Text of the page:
Black & Veatch Corporation

Tuas Seawater Desalination Plant


Courtesy of Black & Veatch Corporation

Black & Veatch designed the largest membrane desalination plant in Southeast Asia to help Singapore reach a critical technical milestone in its drive to overcome drinking water supply issues.

The island of Singapore is among the world's 20 smallest countries in land area, but is one of the most densely populated. This highly developed city-nation enjoys a tropical climate with abundant rainfall, but population growth and economic development are placing great pressure on freshwater resources. Innovative treatment processes are essential to maintaining a safe and plentiful supply of drinking water, which mitigates the requirement to look beyond its borders for needed resources.

Black & Veatch has a rich history of solving complex water issues in Singapore. The company has played a vital role in some of the city-nation's most important water supply and treatment projects of the 20th century. It started more than 80 years ago, when Black & Veatch engineered the first major water transfer scheme in Singapore, bringing fresh water from southern Malaysia.

In January 2003, the Design-Build-Own-Operate contract for Singapore's first major desalination plant was awarded to SingSpring Pte Ltd. (a subsidiary of Hyflux Ltd.) by the Public Utilities Board. With extensive experience in providing water solutions in Singapore, Black & Veatch was a natural choice when SingSpring decided to appoint a technology partner for this important project.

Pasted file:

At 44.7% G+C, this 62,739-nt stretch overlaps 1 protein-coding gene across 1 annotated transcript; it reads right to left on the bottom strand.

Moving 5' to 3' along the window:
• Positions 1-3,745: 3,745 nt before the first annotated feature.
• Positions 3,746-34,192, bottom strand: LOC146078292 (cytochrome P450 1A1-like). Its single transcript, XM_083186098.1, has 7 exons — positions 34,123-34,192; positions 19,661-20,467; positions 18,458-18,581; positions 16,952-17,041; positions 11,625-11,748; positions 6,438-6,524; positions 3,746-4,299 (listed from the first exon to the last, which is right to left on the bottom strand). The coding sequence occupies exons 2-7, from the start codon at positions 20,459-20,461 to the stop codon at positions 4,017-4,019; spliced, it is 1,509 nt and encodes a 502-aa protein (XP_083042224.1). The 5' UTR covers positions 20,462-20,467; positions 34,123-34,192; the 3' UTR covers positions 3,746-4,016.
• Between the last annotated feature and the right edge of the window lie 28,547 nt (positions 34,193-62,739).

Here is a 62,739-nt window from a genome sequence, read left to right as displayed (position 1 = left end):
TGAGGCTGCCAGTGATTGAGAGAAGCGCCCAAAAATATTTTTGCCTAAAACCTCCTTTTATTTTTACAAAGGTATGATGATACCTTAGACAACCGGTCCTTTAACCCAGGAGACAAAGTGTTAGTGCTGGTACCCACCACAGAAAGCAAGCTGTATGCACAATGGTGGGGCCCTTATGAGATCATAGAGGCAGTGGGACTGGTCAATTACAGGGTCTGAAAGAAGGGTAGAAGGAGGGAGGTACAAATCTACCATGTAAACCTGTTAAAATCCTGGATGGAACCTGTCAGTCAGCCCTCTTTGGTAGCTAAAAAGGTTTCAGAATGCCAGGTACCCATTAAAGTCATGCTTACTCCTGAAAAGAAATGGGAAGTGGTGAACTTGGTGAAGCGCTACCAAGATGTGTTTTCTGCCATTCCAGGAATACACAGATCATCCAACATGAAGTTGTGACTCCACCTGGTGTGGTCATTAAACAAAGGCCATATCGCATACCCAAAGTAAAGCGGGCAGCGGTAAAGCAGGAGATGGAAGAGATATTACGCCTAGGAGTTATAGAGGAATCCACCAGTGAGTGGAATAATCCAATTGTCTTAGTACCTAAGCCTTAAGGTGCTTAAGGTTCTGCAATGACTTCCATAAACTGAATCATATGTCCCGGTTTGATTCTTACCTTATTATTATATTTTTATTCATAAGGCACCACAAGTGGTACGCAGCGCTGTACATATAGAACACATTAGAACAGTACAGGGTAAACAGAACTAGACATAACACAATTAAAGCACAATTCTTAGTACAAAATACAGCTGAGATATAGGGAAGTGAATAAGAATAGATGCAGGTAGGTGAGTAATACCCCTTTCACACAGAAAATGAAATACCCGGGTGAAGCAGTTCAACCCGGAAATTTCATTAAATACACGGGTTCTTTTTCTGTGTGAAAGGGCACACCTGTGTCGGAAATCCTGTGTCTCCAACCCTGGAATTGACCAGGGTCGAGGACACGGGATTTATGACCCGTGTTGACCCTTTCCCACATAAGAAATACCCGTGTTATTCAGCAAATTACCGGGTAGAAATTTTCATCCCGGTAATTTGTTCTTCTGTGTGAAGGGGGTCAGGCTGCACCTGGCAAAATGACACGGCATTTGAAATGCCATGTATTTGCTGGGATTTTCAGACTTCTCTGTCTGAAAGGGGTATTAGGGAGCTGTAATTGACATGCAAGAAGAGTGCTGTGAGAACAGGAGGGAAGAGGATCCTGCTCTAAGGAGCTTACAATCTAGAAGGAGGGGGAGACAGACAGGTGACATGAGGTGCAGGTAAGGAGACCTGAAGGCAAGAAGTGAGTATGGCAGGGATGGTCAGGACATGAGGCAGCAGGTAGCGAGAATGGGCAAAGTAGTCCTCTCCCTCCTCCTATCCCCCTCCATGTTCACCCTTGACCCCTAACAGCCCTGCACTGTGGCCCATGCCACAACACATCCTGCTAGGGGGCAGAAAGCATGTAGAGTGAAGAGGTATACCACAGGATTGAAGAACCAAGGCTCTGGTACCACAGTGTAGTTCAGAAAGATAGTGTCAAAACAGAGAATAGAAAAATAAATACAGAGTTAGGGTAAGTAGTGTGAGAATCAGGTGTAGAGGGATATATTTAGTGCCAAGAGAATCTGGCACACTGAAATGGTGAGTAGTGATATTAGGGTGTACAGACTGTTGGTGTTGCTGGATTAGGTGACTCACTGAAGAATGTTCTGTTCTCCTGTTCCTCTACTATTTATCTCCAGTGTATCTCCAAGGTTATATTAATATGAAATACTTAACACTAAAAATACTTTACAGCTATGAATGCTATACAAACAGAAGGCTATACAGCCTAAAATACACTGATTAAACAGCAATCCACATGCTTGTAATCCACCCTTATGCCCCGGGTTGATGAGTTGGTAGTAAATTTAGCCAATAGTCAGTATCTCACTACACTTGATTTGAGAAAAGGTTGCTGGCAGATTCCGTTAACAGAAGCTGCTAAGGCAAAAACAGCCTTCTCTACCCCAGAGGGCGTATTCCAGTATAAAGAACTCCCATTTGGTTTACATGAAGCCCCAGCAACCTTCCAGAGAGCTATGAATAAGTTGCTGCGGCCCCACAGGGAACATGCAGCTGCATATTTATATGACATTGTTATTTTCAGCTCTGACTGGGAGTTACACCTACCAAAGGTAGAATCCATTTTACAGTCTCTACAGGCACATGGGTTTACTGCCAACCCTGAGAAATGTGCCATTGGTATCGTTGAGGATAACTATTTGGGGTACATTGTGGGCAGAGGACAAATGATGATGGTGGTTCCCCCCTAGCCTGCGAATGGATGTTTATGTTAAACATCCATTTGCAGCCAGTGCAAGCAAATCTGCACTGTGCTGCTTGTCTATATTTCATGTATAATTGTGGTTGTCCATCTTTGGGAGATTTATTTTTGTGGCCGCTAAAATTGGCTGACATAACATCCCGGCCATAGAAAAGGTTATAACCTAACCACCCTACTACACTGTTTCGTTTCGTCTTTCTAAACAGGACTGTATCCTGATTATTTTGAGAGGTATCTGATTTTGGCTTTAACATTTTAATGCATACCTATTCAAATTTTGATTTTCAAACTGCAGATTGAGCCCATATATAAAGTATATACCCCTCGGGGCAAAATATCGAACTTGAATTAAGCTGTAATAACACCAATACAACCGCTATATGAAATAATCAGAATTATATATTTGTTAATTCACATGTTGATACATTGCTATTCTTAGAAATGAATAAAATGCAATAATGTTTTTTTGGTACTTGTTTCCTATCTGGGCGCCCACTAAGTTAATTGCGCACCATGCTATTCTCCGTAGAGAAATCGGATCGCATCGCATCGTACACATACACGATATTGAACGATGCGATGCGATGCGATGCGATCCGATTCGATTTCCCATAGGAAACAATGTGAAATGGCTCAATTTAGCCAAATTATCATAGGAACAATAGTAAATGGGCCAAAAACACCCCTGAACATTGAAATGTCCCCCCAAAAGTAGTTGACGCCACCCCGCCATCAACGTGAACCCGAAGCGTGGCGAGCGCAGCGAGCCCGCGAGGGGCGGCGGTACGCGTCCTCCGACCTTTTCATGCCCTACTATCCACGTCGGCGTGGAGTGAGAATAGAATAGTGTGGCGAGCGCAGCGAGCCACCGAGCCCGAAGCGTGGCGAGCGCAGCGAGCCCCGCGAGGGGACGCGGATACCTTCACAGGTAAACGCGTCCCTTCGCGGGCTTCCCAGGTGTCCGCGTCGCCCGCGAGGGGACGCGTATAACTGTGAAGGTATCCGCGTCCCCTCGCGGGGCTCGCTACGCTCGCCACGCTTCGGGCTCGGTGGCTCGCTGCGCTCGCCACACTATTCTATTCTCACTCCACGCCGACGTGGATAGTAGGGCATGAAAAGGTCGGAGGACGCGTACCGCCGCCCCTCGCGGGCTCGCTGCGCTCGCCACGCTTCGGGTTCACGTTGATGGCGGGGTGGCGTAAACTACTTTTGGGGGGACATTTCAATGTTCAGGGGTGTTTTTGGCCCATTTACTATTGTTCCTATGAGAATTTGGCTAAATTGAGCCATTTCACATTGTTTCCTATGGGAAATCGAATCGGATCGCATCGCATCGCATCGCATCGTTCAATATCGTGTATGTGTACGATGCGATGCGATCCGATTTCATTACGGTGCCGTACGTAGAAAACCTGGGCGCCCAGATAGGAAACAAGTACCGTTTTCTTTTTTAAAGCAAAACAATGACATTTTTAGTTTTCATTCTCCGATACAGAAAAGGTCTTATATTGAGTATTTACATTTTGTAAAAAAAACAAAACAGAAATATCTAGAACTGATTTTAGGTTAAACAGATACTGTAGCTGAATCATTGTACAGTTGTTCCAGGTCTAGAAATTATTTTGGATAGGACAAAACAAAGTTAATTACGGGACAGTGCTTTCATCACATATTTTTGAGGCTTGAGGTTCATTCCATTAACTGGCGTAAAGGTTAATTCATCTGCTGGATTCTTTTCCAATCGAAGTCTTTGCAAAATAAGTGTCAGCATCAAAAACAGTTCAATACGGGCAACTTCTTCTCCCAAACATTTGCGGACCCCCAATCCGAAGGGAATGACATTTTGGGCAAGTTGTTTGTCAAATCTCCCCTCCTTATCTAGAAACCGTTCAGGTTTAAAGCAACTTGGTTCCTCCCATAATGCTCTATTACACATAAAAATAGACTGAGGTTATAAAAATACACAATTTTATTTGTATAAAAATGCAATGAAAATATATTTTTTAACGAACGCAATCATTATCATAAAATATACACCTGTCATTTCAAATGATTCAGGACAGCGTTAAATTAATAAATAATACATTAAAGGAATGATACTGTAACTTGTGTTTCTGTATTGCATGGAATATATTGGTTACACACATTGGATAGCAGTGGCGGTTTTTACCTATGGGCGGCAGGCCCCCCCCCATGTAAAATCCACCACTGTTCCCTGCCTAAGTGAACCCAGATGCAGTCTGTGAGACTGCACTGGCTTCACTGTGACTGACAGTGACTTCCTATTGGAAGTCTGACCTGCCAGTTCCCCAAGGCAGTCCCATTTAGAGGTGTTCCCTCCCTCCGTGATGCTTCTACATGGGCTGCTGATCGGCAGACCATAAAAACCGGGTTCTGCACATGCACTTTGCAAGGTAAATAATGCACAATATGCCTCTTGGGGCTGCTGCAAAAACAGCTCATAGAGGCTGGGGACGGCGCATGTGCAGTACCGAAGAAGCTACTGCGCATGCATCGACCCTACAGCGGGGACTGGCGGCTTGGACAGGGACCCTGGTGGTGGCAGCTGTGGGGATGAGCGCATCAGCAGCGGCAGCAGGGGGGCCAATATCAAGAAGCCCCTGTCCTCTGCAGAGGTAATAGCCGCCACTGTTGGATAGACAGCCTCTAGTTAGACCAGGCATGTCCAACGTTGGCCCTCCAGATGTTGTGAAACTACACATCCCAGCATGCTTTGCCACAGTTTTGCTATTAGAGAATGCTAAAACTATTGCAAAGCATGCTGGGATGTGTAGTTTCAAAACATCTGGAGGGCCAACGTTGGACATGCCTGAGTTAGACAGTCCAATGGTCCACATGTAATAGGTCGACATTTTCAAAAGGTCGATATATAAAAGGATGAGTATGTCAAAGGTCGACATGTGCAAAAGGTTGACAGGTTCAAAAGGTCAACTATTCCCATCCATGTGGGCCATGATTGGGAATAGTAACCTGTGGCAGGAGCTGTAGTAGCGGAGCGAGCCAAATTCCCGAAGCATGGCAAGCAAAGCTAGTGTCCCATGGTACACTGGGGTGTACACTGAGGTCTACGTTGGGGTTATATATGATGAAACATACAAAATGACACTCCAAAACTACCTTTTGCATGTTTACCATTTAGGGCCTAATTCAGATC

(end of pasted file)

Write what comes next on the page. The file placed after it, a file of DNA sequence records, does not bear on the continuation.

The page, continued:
Black & Veatch, in collaboration with the engineering, procurement and construction (EPC) contractor Hydrochem (a wholly owned subsidiary of Hyflux), designed a state-of-the-art plant in Tuas to transform seawater into potable water. Seawater reverse osmosis (SWRO), a membrane technology, was selected as the most cost-effective approach.

At the Tuas Seawater Desalination Plant, seawater is screened and filtered prior to the extraction of dissolved salts, which uses two stages of reverse osmosis membranes. After the reverse osmosis process, the water is then further treated to make the water suitable for distribution and consumption.

In addition to high-tech purification, energy efficiency has been an important consideration in the design of the plant. Utilizing energy recovery devices, Black & Veatch has helped the Tuas plant achieve an overall efficiency of 4.3 kWh/m3, making it one of the most energy-efficient SWRO plants in the world – an achievement that provides a cost-effective solution to a basic and ultimately critical need in Singapore.

Completed in 2005, the Tuas plant is Southeast Asia's largest membrane desalter and represents a critical technical milestone in Singapore's drive to overcome its water supply issues. By providing enough water to meet about 10 percent of the national demand, it shows how Black & Veatch continues to play an integral role in Building a World of Difference for the people of Singapore.

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